Owen O'Neill (owen_r_oneill) | 625 comments Every writing experience is different. We don't plan and we don't red-shirt either. The characters develop as we write them, and we hope they are all interesting in their own way. Letting them "develop" naturally as we write gives us better rounded characters, as opposed to planning in advance. We just aren't good at that -- we'd come up with stale, canned sounding characters. So we let them interact with other characters, and we what happens.

But yes -- whatever works.


message 13: by Anfenwick (last edited May 02, 2015 12:46AM) (new)

Anfenwick (anne-fenwick) | 36 comments I create my characters out of blends of people I know or meet resulting in 'resemblances to persons living or dead that are purely coincidental' ; )

For secondary characters, I don't always feel I need my POV character to know more than I would about casual acquaintances or people I run into briefly. If I did, I'd be well on the way to creating a new main character.

PS: I forgot to say that I do plan my main character arcs on paper, in quite a lot of detail.


message 14: by A.H. (last edited May 02, 2015 12:48PM) (new)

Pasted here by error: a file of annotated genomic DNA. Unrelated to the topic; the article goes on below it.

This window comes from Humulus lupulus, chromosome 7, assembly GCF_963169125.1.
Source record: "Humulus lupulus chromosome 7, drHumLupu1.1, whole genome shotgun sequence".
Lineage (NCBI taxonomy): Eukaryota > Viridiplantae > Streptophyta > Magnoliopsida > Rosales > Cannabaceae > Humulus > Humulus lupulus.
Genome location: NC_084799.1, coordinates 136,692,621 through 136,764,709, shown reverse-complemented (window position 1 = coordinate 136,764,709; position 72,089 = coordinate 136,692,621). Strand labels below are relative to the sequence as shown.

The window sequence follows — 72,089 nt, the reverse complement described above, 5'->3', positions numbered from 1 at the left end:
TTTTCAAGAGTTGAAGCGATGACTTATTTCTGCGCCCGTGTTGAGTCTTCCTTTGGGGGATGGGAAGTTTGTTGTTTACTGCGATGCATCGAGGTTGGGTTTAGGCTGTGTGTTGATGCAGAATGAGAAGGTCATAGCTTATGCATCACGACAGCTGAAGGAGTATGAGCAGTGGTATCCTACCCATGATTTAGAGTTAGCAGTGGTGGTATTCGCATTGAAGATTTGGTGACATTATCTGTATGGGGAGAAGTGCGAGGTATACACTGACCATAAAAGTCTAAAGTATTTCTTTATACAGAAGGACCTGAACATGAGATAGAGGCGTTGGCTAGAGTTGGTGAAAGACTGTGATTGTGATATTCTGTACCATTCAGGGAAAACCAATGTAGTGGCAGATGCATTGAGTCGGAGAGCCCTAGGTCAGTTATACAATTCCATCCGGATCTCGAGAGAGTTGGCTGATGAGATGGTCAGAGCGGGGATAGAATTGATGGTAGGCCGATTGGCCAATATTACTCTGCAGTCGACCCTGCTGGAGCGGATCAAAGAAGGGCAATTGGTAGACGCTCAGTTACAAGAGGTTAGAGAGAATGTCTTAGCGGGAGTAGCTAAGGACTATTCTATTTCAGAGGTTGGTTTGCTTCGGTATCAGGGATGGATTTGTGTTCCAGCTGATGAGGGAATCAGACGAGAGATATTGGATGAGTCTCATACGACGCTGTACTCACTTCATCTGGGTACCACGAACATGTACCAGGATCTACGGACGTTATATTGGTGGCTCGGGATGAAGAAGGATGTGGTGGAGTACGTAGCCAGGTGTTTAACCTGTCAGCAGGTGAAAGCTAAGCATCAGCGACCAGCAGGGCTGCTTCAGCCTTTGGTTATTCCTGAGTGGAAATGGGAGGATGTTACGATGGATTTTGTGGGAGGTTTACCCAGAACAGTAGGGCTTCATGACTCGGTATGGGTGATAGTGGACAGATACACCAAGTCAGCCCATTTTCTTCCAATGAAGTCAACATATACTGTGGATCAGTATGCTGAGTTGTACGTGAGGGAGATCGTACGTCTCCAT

A.H. Richards (aldous) There's an interesting variety of approaches here. I'm one of those who writes like a method actor. I dive deeply into time and place and inside the character - well, actually, it's more like the character controlling me and having his/her say, until we come to an understanding. Then I trust myself with the character, and can then start running with it. However, I can't recall ever really making templates for primary or secondary characters. I write, and write, and write, giving free rein as much as possible; then put the work away for a while for it to percolate. My mind continues with the plotting stage, playing with ideas, twists, details, which I add to my notes files. Then, come edit/rewrite time, I am ready to evaluate the characters... but most of all, to evaluate the architecture and voice of the story itself. What works, I keep; what doesn't work, I pull out. It's a long process, but, I find, an 'organic' one. The essential stuff stays - whether it's character, plot, action, description - and the non-essential goes. I once deleted over sixty pages devoted to the main character (and some secondary characters) because it became obvious it wasn't driving the story. That's pretty much my main criteria for deciding on whether a character develops and/or stays - if it works, is believable, and drives the story, it's good. If not, it withers on the vine, kind of naturally.